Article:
I personally give you a high-five and want to thank you for your contribution to this world. This is the most comprehensive list of Top 100 Math Blog on the internet and I’m honored to have you as part of this!

Also, you have the honor of displaying the following badge on your blog. Use the below code to display this badge proudly on your blog.


I’m not gonna lie: it’s really, really flattering to see my blog listed on the same page (at #76) with some of the genuine heavy hitters out there in mathematical blogland.

This seems like as good an occasion as any to thank my former students — many of whom are now secondary teachers of mathematics somewhere in the Dallas-Fort Worth metroplex — for suggesting that I create this blog in the first place as a way of keeping touch with them after they graduated. I do hope that this blog has been a help.

Top 100

Katherine Johnson: NASA Pioneer and “Computer”

I recently stumbled on the article “This Black NASA Mathematician Was the Reason Many Astronauts Came Home — Their Life Depended on Her Calculations” featuring Katherine Johnson, one of the first African-Americans to work at NASA. The article features an interview with her; I recommend the whole thing highly.

Quantitative Literacy


March 1 saw the publication of the book The Math Myth: And Other STEM Delusions, by Andrew Hacker. MAA members are likely to recognize the author’s name from an opinion piece he published in the New York Times in 2012, with the arresting headline “Is Algebra Necessary?

On page 48, Hacker presents a question he took from an MCAT paper. It provides some technical data and asks what happens to the ratio of two inverse-square law forces between charges of given masses when the distance between them is halved. The context Hacker provides for this question is that medical professionals needs to be able to read and understand the mathematics used in technical papers. His claim is that this requirement does not extend to the physics of electrical and gravitational forces. In that, he is surely correct… What this question is asking for is, Do you understand what a ratio is? Surely that is something that any medical professional who will have to read and understand journal articles would need to know. Hacker completely misses this simple observation, and presents the question as an example of baroque mathematical testing run amok.

On page 70, he presents a question from an admissions test for selective high schools. A player throws two dice and the same number comes up on both. The question asks the student to choose the probability that the two dice sum to 9 from the list 0, 1/6, 2/9, 1/2, 1/3. Hacker’s problem is that the student is supposed to answer this in 90 seconds. Now, I share Hacker’s disdain for time-limited questions, but in this case the answer can only be 0. It’s not a probability question at all, and no computation is required. It just requires you to recognize that you can never get a sum of 9 when two dice show the same number. As with the MCAT question, the question is simply asking, Do you understand numbers? In this case, do you recognize that the sum of two equal numbers can never be odd…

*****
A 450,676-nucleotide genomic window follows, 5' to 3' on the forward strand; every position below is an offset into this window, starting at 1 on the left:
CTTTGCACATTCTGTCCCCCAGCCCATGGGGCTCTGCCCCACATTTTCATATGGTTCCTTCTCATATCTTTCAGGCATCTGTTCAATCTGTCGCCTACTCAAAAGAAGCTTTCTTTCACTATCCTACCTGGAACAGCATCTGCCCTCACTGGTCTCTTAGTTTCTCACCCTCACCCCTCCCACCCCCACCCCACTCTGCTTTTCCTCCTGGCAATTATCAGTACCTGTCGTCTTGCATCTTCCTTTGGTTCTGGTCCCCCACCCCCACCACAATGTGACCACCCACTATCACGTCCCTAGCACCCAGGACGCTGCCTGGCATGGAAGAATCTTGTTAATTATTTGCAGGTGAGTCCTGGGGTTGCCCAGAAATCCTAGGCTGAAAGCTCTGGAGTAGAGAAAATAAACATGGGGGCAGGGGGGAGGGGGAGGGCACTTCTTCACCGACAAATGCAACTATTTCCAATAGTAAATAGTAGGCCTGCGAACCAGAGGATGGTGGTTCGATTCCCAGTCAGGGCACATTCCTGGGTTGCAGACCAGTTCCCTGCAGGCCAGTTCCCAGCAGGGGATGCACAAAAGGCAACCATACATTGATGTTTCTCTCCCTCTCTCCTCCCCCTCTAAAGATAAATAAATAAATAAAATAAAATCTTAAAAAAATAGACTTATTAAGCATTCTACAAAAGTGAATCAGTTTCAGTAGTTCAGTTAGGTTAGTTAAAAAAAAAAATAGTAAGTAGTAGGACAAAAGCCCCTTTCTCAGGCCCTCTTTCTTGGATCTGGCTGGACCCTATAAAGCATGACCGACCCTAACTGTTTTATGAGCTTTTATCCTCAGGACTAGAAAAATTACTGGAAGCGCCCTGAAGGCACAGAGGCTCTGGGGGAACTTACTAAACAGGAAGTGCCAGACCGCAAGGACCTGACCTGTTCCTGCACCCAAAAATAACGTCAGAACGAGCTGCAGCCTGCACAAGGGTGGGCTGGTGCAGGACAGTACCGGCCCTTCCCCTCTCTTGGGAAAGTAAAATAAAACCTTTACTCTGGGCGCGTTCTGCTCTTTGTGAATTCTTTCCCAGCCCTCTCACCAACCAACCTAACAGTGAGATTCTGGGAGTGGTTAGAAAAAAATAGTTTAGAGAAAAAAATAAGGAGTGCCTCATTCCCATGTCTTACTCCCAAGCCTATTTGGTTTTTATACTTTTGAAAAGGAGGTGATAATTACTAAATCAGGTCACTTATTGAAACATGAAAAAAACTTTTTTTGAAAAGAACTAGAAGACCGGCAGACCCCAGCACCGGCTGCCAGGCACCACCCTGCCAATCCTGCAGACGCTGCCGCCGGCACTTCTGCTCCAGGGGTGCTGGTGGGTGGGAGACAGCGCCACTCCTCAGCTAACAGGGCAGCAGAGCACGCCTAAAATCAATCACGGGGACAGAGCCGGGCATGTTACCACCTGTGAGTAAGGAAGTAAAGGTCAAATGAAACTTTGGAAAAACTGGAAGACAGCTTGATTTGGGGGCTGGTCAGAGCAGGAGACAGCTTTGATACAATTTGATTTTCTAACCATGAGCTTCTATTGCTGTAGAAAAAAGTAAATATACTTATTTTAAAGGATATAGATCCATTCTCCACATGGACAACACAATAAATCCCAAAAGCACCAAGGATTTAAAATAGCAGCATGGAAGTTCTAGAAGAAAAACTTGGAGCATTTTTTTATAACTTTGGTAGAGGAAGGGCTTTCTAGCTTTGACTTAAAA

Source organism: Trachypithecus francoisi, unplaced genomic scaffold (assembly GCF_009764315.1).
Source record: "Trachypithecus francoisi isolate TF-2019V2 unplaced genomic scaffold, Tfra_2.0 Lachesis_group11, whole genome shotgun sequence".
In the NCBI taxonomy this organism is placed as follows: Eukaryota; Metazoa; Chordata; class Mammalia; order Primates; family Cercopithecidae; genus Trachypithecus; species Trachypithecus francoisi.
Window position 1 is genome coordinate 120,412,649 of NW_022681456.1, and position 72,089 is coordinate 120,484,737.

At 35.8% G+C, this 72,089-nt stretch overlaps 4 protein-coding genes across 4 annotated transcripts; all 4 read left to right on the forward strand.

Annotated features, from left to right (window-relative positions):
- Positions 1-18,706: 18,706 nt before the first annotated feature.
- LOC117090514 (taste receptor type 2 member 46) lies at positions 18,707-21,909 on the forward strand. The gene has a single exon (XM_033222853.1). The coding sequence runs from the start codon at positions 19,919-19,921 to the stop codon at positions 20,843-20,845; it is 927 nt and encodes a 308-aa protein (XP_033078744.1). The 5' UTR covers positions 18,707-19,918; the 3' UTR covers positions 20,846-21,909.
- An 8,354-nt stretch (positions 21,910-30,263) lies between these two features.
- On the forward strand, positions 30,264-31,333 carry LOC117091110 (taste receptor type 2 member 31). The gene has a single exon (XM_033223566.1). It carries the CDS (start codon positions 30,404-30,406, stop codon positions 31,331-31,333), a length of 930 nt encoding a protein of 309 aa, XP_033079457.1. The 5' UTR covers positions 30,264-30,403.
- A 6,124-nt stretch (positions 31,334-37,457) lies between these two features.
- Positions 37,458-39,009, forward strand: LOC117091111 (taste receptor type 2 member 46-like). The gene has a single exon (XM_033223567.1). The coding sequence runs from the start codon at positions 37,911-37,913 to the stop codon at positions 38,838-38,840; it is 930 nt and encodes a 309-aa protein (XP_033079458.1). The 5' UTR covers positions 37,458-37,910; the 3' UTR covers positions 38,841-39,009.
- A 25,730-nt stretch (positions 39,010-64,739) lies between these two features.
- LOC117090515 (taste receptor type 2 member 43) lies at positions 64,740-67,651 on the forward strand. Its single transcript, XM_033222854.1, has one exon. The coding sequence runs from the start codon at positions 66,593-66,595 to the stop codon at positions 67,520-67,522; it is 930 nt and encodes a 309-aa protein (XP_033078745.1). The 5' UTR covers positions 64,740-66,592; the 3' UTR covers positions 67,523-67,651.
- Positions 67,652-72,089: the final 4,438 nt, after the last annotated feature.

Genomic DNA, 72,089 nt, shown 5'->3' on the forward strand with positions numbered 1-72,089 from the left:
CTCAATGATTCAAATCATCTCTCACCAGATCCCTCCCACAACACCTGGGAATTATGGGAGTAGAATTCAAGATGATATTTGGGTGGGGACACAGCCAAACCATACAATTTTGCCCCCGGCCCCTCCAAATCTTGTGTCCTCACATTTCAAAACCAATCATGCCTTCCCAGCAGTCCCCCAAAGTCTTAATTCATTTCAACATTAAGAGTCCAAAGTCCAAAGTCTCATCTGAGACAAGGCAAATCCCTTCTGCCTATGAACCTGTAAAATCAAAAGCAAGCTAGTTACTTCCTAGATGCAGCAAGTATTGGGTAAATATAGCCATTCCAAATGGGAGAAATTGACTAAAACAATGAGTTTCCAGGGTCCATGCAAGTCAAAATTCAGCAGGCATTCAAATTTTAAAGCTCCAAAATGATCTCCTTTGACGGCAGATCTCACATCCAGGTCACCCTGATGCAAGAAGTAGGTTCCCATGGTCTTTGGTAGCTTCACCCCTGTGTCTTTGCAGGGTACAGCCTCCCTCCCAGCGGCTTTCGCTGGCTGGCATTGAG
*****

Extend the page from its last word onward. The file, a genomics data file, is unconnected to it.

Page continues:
You get the pattern surely? Hacker’s problem is he is unable to see through the surface gloss of a problem and recognize that in many cases it is just asking the student if she or he has a very basic grasp of number, quantity, and relationships. Yet these are precisely the kinds of abilities he argues elsewhere in the book are crucial in today’s world. He is, I suspect, a victim of the very kind of math teaching he rightly decries—one that concentrates on learning rules and mastering formal manipulations, with little attention to understanding.

My favorite response came from a very perceptive high school students in the New York Times’ letters to the editor (

In “Who Needs Math? Not Everybody” (Education Life, Feb. 7), Andrew Hacker, who teaches quantitative reasoning at Queens College, says that since only 5 percent of people use algebra and/or geometry in their jobs, students don’t need to learn these subjects.

As a high school student, I strongly disagree.

The point of learning is to understand the world. If the only point of learning is job preparation, why should students learn history, or read Shakespeare?

And while your job may never require you to know the difference between a postulate and a theorem, it will almost certainly require other math-based skills, like how to prove something or how to understand a graph. If nothing else, people need math to understand finance, which is a part of everyone’s life.

I also disagree with the logic that if people are failing algebra, then they shouldn’t take algebra. If people approach life that way, they will get nowhere.

Algebra and geometry have a place in the classroom. If students are failing, then the way math is taught may need to change. But what is taught needs no alteration.

Which is crying shame, because Hacker does have good ideas about what a quantitative literacy course should look like (again, from Devlin):

The tragedy of The Math Myth is that Hacker is actually arguing for exactly the kind of life-relevant mathematics education that I and many of my colleagues have been arguing for all our careers. (Our late colleague Lynn Steen comes to mind.) Unfortunately, and I suspect because Hacker himself did not have the benefit of a good math education, his understanding of mathematics is so far off base, he does not recognize that the examples he holds up as illustrations of bad education only seem so to him, because he misunderstands them.

The real myth in The Math Myth is the portrayal of mathematics that forms the basis of his analysis. It’s the same myth you see propagated in Facebook posts from frustrated parents about Common Core math homework their children bring home from school.